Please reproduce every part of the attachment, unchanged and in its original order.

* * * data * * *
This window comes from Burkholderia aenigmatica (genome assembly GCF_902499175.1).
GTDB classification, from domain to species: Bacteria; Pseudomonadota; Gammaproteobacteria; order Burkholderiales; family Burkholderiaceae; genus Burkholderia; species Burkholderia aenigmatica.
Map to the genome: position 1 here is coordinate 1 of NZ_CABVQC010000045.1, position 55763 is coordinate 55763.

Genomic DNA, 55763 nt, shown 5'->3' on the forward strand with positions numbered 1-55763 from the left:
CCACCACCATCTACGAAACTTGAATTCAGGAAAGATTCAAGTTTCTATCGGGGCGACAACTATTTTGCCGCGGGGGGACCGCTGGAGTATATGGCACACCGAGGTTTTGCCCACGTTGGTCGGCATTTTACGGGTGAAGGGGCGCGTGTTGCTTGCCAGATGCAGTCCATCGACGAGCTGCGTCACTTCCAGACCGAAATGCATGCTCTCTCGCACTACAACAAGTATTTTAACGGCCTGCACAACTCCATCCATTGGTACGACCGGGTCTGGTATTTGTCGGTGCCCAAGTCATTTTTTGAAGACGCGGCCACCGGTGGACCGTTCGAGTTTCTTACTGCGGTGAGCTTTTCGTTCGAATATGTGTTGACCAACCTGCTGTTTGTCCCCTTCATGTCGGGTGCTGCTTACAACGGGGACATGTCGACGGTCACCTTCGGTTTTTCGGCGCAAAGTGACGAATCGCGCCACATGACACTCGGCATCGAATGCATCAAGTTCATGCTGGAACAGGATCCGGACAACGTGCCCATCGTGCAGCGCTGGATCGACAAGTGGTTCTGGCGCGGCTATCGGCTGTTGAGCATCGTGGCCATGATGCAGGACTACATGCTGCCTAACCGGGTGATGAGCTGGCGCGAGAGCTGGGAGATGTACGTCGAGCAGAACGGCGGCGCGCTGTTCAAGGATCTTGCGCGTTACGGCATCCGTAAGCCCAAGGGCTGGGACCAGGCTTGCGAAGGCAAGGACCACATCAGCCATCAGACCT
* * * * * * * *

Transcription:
This window comes from Burkholderia aenigmatica (genome assembly GCF_902499175.1).
GTDB classification, from domain to species: Bacteria; Pseudomonadota; Gammaproteobacteria; order Burkholderiales; family Burkholderiaceae; genus Burkholderia; species Burkholderia aenigmatica.
Map to the genome: position 1 here is coordinate 1 of NZ_CABVQC010000045.1, position 55763 is coordinate 55763.

Genomic DNA, 55763 nt, shown 5'->3' on the forward strand with positions numbered 1-55763 from the left:
CCACCACCATCTACGAAACTTGAATTCAGGAAAGATTCAAGTTTCTATCGGGGCGACAACTATTTTGCCGCGGGGGGACCGCTGGAGTATATGGCACACCGAGGTTTTGCCCACGTTGGTCGGCATTTTACGGGTGAAGGGGCGCGTGTTGCTTGCCAGATGCAGTCCATCGACGAGCTGCGTCACTTCCAGACCGAAATGCATGCTCTCTCGCACTACAACAAGTATTTTAACGGCCTGCACAACTCCATCCATTGGTACGACCGGGTCTGGTATTTGTCGGTGCCCAAGTCATTTTTTGAAGACGCGGCCACCGGTGGACCGTTCGAGTTTCTTACTGCGGTGAGCTTTTCGTTCGAATATGTGTTGACCAACCTGCTGTTTGTCCCCTTCATGTCGGGTGCTGCTTACAACGGGGACATGTCGACGGTCACCTTCGGTTTTTCGGCGCAAAGTGACGAATCGCGCCACATGACACTCGGCATCGAATGCATCAAGTTCATGCTGGAACAGGATCCGGACAACGTGCCCATCGTGCAGCGCTGGATCGACAAGTGGTTCTGGCGCGGCTATCGGCTGTTGAGCATCGTGGCCATGATGCAGGACTACATGCTGCCTAACCGGGTGATGAGCTGGCGCGAGAGCTGGGAGATGTACGTCGAGCAGAACGGCGGCGCGCTGTTCAAGGATCTTGCGCGTTACGGCATCCGTAAGCCCAAGGGCTGGGACCAGGCTTGCGAAGGCAAGGACCACATCAGCCATCAGACCT